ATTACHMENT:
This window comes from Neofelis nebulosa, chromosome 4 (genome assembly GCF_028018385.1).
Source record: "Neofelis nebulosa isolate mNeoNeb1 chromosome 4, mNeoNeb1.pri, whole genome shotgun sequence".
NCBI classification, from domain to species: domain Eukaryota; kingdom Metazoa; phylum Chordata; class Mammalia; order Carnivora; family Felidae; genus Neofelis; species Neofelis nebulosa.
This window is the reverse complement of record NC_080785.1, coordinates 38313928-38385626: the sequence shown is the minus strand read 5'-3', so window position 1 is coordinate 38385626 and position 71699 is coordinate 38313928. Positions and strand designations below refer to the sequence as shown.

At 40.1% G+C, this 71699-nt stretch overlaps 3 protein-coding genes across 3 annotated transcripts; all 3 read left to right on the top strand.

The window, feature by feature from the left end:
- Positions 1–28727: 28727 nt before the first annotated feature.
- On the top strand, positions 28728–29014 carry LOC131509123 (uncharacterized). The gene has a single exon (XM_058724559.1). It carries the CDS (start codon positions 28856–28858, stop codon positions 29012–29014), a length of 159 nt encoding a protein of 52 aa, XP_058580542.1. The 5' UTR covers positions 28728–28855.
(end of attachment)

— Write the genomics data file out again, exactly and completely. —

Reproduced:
This window comes from Neofelis nebulosa, chromosome 4 (genome assembly GCF_028018385.1).
Source record: "Neofelis nebulosa isolate mNeoNeb1 chromosome 4, mNeoNeb1.pri, whole genome shotgun sequence".
NCBI classification, from domain to species: domain Eukaryota; kingdom Metazoa; phylum Chordata; class Mammalia; order Carnivora; family Felidae; genus Neofelis; species Neofelis nebulosa.
This window is the reverse complement of record NC_080785.1, coordinates 38313928-38385626: the sequence shown is the minus strand read 5'-3', so window position 1 is coordinate 38385626 and position 71699 is coordinate 38313928. Positions and strand designations below refer to the sequence as shown.

At 40.1% G+C, this 71699-nt stretch overlaps 3 protein-coding genes across 3 annotated transcripts; all 3 read left to right on the top strand.

The window, feature by feature from the left end:
- Positions 1–28727: 28727 nt before the first annotated feature.
- On the top strand, positions 28728–29014 carry LOC131509123 (uncharacterized). The gene has a single exon (XM_058724559.1). It carries the CDS (start codon positions 28856–28858, stop codon positions 29012–29014), a length of 159 nt encoding a protein of 52 aa, XP_058580542.1. The 5' UTR covers positions 28728–28855.